Swimming: Ting Wen back at DC Trident for International Swimming League
SINGAPORE – National swimmer Quah Ting Wen, 28, will race for DC Trident in the upcoming International Swimming League (ISL) in Italy for a third time. She was one of the first five swimmers announced by the United States-based team on its Instagram page on Wednesday (June 23).
She made her DC Trident debut at one of the ISL legs in the US in 2019. Last year, the two-time Olympian raced for them in the short-course competition in Hungary, where she clocked new national short-course records in the 50m butterfly and 50m freestyle.
Quah, who holds four national short-course records, is the first Singaporean to compete in the ISL, an inter-team competition for professional swimmers that is now into its third season.
She told The Straits Times she is grateful to be given the opportunity and is glad to have something lined up amid the uncertainty surrounding the year-end SEA Games in Hanoi.
“I know that as a team member, I have to play my part and score points for team so that gets me fired up and motivated,” she said.
“It’s also nice to know that in a way, I have semi-solid plans for some part of the second half of the year which is really nice and it gives me motivation to keep going to the pool every day and keep racing.”
The ISL announced on June 15 that this year’s competition, featuring 10 teams, will take place in Naples with the first of three phases taking place from Aug 26 to Sept 30. The meet will be held “in a strict safety-first set-up like that of the successful ISL Season 2 bubble in Budapest organised considering the Covid-19 pandemic”, said the ISL on its website.
The top eight teams move on to the play-off phase in November while the final is set to be held at the end of December or in January next year.
Elite swimmers such as American Caeleb Dressel, Katinka Hosszú of Hungary and Sweden’s Sarah Sjostrom will feature in the ISL this season.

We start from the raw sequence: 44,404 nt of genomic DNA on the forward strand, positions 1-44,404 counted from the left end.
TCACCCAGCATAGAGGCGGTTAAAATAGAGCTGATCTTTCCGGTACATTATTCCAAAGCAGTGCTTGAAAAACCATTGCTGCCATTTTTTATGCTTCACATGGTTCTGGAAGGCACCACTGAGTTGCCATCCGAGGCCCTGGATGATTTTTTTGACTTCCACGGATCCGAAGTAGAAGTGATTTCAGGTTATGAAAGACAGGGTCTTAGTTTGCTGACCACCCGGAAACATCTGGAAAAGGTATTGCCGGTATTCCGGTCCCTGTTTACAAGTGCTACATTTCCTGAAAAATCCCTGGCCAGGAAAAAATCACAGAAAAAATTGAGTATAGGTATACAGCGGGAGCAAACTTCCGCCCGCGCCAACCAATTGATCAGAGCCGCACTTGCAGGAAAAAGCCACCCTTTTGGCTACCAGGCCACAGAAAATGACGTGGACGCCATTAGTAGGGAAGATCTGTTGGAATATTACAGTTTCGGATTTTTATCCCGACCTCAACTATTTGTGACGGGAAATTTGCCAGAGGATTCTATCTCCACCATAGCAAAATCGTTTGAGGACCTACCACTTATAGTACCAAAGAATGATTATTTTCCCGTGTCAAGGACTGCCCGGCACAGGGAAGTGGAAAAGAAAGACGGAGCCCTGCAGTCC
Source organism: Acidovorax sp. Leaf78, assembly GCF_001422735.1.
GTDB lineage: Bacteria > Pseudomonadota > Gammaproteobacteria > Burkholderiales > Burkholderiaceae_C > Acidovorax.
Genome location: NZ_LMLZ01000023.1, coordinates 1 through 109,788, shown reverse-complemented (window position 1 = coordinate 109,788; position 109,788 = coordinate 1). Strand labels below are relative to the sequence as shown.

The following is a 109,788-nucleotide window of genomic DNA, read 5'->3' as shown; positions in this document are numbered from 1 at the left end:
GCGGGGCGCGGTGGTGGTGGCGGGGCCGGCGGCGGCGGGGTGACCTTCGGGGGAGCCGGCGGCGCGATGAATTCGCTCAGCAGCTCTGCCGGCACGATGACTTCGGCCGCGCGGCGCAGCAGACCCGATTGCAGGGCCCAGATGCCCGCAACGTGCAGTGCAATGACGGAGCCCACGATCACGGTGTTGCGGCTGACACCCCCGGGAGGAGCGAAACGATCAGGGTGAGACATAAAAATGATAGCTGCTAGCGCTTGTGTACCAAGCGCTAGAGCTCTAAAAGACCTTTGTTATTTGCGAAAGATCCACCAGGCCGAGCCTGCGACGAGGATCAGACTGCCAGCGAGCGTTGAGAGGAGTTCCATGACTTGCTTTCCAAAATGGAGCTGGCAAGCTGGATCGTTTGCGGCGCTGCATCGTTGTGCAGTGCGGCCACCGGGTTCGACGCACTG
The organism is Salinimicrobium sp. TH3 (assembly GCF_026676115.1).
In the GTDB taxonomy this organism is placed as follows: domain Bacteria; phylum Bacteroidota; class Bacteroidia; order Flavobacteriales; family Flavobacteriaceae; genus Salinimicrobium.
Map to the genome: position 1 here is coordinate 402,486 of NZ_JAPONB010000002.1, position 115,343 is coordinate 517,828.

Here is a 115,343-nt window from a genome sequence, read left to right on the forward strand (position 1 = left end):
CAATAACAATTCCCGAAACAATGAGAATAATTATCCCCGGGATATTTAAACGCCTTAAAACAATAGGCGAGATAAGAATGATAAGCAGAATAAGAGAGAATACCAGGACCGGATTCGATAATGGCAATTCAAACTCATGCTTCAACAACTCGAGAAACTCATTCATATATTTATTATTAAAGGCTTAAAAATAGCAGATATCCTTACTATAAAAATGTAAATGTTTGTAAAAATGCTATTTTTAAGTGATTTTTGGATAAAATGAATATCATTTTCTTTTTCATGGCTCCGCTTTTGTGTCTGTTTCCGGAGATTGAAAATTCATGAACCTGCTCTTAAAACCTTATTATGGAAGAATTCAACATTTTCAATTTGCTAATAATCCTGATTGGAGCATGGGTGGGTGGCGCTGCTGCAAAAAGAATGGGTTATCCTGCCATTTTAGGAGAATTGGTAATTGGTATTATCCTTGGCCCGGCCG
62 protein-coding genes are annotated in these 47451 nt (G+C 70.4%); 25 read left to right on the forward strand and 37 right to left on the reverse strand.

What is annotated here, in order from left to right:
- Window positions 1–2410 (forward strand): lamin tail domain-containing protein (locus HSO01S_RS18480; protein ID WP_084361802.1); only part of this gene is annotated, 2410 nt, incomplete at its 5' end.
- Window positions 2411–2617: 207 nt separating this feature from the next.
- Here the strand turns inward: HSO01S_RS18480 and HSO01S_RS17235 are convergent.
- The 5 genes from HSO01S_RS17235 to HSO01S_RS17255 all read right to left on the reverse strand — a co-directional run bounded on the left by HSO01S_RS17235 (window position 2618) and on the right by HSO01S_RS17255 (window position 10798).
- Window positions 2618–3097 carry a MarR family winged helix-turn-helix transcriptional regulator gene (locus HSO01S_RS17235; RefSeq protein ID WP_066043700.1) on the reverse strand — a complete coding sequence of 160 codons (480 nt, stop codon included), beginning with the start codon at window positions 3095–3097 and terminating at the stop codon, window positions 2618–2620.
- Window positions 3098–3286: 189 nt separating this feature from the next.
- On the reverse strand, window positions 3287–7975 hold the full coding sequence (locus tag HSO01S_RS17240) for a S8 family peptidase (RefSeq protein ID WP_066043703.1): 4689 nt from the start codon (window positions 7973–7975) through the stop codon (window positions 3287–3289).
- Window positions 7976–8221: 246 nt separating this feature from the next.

Quah said she enjoyed last year’s format, which saw the swimmers train and compete in a bubble for about six weeks in Budapest, as she and her teammates got into a routine of training as a team.
She added: “Sometimes it get a bit tiring living out of a suitcase. What I liked about last year is we got to settle down … build bonds with one another and we fostered camaraderie.
“What I also enjoyed was how everything moved really quickly. It does get stressful how quickly the meet goes but I appreciated that pace because in the last two years, racing has been difficult. The last few meets here in Singapore didn’t feel like the usual competitions we’re used to, they were very quiet.
“At the ISL, even though there were no spectators, they played the music really loud and made the light show brighter to get everyone in the mood and I really enjoyed that because it was kind of a down year for everyone last year and that was a high point for me.”
Quah is now competing in the ongoing 16th Singapore National Swimming Championships Invitationals (Major Games Qualifier), where she hopes to qualify for the upcoming Tokyo Olympic Games.
The five-day meet sponsored by Ajinomoto/aminoVITAL ends on Sunday.
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